Landmarks III

Landmarks III

I have mentioned many landmarks that are multi-generational.  Some are natural and some are man-made.  The natural landmarks are impressive – Adobe Rock is hard to miss because of it’s sheer size and it’s uniqueness.

A major landmark of greater dimensions than Adobe Rock are the shoreline scars etched into the Oquirrh Mountains.  There are two distinct ‘bathtub rings’ that are highly visible yet easily blend into the mountain benches.  They can be overlooked just because they are so natural.

Lake Bonneville, an ancient lake formed after the Ice Age some 14,000 years ago, was approximately the size of Lake Michigan.  Although slightly smaller than Lake Michigan, it is estimated to have been deeper and therefore it contained more water.

The highest shoreline, or Bonneville level, is testimony to the depth of this lake.  Most of present-day Tooele Valley would have been underwater.  Lake Bonneville was at this level for thousands of years and the evidence is not just the mid-mountain shoreline.  I was always fascinated when I found evidence of shelled creatures when hiking about these mountains.  The entire valley floor is composed of clay – lake-bottom clay.

As I mentioned, the lake was at the highest level for thousands of years.  Sometime around 14,000 years ago, two alluvial dams located at Red Pass, Idaho finally eroded through and allowed the exodus of a massive amount of water from Lake Bonneville.  When the lake arrived at its new level – the Provo level – it remained at that level for so long that a new watermark was formed.  Watermarks

A drier period of climate was experienced, attributed to a more southerly flow of the jet stream – totally unrelated to the industrial escapades of this planet’s favorite two-legged inhabitant, caused the lake to evaporate to a third level.  The shoreline that represents the third level of Lake Bonneville is barely discernible at the extreme north part of the valley and on Antelope Island.  The final remnant of Lake Bonneville is the Great Salt Lake.

A huge man-made landmark is the slag dump of the International Smelting and Refining smelter that was located at the mouth of Pine Canyon.  This slag dump can be viewed from the northern part of the valley at the base of the Oquirrhs.  This remnant of Tooele’s significant past is all that is left of over 60 years of smelting and refining operations.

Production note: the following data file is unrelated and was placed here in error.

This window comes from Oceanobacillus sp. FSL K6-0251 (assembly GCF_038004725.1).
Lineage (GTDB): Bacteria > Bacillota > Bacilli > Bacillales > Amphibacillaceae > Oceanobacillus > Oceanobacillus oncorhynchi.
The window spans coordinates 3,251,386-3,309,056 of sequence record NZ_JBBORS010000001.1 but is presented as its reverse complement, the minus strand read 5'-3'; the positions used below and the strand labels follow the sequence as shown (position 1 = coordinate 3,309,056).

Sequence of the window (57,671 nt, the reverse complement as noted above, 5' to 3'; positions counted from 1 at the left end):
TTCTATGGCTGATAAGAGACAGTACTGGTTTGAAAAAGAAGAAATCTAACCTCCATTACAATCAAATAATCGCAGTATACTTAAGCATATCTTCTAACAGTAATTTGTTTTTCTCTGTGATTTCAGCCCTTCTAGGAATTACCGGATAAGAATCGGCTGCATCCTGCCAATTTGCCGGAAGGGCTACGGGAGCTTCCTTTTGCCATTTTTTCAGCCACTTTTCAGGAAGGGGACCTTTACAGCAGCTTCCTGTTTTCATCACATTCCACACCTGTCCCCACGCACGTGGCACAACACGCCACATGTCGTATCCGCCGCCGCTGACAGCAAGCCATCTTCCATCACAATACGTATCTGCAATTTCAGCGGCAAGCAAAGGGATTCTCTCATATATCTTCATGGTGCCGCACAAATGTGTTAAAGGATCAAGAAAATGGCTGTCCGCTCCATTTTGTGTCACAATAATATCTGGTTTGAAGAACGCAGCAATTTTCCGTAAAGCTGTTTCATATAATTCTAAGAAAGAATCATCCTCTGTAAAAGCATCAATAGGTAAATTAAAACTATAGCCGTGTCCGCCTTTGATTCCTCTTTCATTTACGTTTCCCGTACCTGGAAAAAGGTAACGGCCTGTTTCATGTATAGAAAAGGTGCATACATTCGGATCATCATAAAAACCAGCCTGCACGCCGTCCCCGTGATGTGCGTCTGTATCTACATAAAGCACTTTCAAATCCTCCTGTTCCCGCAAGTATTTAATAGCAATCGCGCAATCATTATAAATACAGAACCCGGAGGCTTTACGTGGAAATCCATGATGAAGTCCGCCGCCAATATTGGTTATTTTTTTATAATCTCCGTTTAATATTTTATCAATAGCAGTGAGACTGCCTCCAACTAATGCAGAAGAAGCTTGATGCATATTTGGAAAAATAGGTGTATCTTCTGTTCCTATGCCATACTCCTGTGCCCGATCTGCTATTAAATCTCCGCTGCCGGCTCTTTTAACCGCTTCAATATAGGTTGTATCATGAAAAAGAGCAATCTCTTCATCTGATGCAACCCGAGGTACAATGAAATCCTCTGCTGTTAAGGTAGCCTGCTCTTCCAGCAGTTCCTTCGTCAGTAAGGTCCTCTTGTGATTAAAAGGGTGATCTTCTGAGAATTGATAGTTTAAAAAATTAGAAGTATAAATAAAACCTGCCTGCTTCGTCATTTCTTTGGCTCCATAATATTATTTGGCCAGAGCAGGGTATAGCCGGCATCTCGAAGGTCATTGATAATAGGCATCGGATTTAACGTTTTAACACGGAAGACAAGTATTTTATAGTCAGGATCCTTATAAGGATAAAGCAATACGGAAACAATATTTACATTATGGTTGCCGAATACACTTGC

The International Smelting and Refining Company began to build its legacy in 1909.  One of the initial (and essential) portions of this operation was building a railroad spur from the mainline of the now Union Pacific rail line through Tooele to the smelter site.  The rail line went directly through town from Warner Station, up Vine Street, along the bench to the mouth of Pine Canyon.

Once the rail line was completed, construction of the smelter and auxiliary building could begin in earnest.  When completed in 1916, it had the capacity to handle not only locally-produced ores but ores from the Bingham side and from many places outside Utah – including Canada.

It is truly difficult to imagine importing ore from Canada in today’s industrially unfriendly America.  Nevertheless, the smelter reached its pinnacle in the 1920’s but remained productive up until 1972.

Refining that much ore for that long is going to make a big pile of slag.  Slag is the byproduct of melting down the concentrated ore into its base minerals – copper, zinc, lead and small amounts of gold and silver.  This slag was carried to the dump by slag-cars on a rail system that ringed the top of the slag dump.  Once over the desired dumping area, the car would tip its contents over the side of the dump, adding to the size of the dump.

Production Shaft

This slag is basically molten rock, likely the closest thing to lava this side of the volcanoes in Hawaii.  This Erda farmboy always had a front row seat from his home when they ‘dumped the slag’ at night.  The red, molten material would flow down the side of the dump and glow for close to an hour before darkening as it cooled.  The glowing red was detectable when they dumped during the day but not nearly as impressive as when dumped at night.  It was even an added side-show when watching a movie at the drive-in theater (another landmark story) and demanded a measure of attention to be paid, taking time away from John Wayne or Cary Grant.  Another of the fine benefits of growing up in Erda.

 

The huge smelter and smokestack were long since removed.  The slag dump is not as visible as it once was.  Yet, it is difficult to completely hide over 20 acres of slag.  It stands today as testimony to the industriousness of the people in the Tooele Valley.

The railroad eventually was removed, along with many other legacies of this period.  The railroad not only carried ore and supplies, but it carried the workers to and from work at the smelter.  In its prime, the Tooele Valley Authority (TVA) transported workers right past the Oquirrh Hotel, the 48 Steak House and the Kirk Hotel when it was built in 1926.  No traffic jams getting to work in those days, just be on time to catch the train.

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